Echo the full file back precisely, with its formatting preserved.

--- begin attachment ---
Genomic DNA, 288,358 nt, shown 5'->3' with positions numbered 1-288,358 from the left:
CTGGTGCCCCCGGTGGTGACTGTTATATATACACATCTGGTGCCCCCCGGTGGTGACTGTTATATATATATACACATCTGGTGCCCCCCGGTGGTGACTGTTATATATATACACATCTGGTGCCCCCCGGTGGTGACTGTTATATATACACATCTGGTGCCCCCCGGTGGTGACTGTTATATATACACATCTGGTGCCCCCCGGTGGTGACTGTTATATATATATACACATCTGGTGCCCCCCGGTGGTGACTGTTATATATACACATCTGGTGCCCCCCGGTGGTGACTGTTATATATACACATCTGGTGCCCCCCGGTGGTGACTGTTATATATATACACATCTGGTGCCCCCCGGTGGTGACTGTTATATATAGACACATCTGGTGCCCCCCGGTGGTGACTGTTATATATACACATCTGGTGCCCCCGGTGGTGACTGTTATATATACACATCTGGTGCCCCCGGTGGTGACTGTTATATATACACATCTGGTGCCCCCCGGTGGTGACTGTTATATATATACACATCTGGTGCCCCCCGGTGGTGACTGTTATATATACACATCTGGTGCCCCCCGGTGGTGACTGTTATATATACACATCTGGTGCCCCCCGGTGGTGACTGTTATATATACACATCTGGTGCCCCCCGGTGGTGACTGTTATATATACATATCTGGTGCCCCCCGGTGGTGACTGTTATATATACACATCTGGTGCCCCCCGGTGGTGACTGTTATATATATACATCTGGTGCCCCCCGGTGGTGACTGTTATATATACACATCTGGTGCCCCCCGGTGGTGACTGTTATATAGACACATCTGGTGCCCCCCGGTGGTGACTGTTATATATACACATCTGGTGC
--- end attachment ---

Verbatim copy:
Genomic DNA, 288,358 nt, shown 5'->3' with positions numbered 1-288,358 from the left:
CTGGTGCCCCCGGTGGTGACTGTTATATATACACATCTGGTGCCCCCCGGTGGTGACTGTTATATATATATACACATCTGGTGCCCCCCGGTGGTGACTGTTATATATATACACATCTGGTGCCCCCCGGTGGTGACTGTTATATATACACATCTGGTGCCCCCCGGTGGTGACTGTTATATATACACATCTGGTGCCCCCCGGTGGTGACTGTTATATATATATACACATCTGGTGCCCCCCGGTGGTGACTGTTATATATACACATCTGGTGCCCCCCGGTGGTGACTGTTATATATACACATCTGGTGCCCCCCGGTGGTGACTGTTATATATATACACATCTGGTGCCCCCCGGTGGTGACTGTTATATATAGACACATCTGGTGCCCCCCGGTGGTGACTGTTATATATACACATCTGGTGCCCCCGGTGGTGACTGTTATATATACACATCTGGTGCCCCCGGTGGTGACTGTTATATATACACATCTGGTGCCCCCCGGTGGTGACTGTTATATATATACACATCTGGTGCCCCCCGGTGGTGACTGTTATATATACACATCTGGTGCCCCCCGGTGGTGACTGTTATATATACACATCTGGTGCCCCCCGGTGGTGACTGTTATATATACACATCTGGTGCCCCCCGGTGGTGACTGTTATATATACATATCTGGTGCCCCCCGGTGGTGACTGTTATATATACACATCTGGTGCCCCCCGGTGGTGACTGTTATATATATACATCTGGTGCCCCCCGGTGGTGACTGTTATATATACACATCTGGTGCCCCCCGGTGGTGACTGTTATATAGACACATCTGGTGCCCCCCGGTGGTGACTGTTATATATACACATCTGGTGC